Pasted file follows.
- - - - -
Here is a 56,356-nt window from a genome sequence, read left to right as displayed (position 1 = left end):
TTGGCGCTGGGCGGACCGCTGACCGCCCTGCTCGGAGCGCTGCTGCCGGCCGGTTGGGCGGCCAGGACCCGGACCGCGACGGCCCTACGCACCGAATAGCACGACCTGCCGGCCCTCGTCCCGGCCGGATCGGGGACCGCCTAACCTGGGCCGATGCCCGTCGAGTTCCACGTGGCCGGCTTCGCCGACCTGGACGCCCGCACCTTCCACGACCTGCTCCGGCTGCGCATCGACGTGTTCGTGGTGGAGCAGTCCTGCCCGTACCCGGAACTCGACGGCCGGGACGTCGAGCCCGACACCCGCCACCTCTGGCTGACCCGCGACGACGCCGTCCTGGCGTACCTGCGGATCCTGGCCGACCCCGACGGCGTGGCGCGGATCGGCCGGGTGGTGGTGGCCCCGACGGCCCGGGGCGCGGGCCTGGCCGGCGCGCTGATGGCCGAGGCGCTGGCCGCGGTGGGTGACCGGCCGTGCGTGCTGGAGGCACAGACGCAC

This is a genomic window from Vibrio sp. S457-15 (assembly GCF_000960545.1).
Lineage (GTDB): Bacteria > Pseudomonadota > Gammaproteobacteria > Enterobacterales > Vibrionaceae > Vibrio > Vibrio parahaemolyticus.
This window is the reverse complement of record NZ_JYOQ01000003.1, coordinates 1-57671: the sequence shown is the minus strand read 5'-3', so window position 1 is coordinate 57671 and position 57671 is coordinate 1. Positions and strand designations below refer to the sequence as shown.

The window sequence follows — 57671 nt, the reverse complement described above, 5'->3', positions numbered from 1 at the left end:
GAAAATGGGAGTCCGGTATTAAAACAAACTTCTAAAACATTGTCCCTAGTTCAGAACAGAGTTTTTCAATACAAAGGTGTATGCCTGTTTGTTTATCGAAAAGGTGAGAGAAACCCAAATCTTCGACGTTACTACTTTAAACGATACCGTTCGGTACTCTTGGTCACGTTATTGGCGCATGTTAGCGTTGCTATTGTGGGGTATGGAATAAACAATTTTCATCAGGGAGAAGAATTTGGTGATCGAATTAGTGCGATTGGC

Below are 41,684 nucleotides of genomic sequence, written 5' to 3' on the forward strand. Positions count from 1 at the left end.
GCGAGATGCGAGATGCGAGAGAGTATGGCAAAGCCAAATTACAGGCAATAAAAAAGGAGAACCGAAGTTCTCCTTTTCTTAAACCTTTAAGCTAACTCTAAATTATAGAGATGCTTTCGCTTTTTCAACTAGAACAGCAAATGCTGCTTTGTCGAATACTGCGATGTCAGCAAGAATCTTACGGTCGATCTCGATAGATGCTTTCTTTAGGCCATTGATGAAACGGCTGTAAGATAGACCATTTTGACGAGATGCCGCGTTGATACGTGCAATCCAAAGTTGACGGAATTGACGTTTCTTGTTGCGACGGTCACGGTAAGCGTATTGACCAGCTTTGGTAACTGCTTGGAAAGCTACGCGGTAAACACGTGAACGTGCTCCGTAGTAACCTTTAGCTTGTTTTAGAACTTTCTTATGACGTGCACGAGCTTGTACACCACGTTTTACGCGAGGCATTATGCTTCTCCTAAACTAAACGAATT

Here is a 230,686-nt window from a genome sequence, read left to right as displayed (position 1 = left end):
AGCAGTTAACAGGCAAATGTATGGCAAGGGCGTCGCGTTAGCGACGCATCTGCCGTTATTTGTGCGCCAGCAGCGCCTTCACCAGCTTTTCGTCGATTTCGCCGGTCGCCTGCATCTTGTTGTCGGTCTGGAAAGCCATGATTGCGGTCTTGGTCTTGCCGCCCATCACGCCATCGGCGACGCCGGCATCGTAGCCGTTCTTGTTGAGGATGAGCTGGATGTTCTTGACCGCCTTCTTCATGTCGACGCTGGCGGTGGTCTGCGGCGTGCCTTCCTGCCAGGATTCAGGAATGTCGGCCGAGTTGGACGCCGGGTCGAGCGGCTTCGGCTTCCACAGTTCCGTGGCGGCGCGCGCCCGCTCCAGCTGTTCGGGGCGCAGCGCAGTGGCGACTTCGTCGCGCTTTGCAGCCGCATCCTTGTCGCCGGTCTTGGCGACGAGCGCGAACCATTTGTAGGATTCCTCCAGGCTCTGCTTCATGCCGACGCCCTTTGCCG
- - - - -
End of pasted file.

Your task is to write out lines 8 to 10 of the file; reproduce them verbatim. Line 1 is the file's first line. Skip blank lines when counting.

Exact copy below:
Below are 41,684 nucleotides of genomic sequence, written 5' to 3' on the forward strand. Positions count from 1 at the left end.
GCGAGATGCGAGATGCGAGAGAGTATGGCAAAGCCAAATTACAGGCAATAAAAAAGGAGAACCGAAGTTCTCCTTTTCTTAAACCTTTAAGCTAACTCTAAATTATAGAGATGCTTTCGCTTTTTCAACTAGAACAGCAAATGCTGCTTTGTCGAATACTGCGATGTCAGCAAGAATCTTACGGTCGATCTCGATAGATGCTTTCTTTAGGCCATTGATGAAACGGCTGTAAGATAGACCATTTTGACGAGATGCCGCGTTGATACGTGCAATCCAAAGTTGACGGAATTGACGTTTCTTGTTGCGACGGTCACGGTAAGCGTATTGACCAGCTTTGGTAACTGCTTGGAAAGCTACGCGGTAAACACGTGAACGTGCTCCGTAGTAACCTTTAGCTTGTTTTAGAACTTTCTTATGACGTGCACGAGCTTGTACACCACGTTTTACGCGAGGCATTATGCTTCTCCTAAACTAAACGAATT

Here is a 230,686-nt window from a genome sequence, read left to right as displayed (position 1 = left end):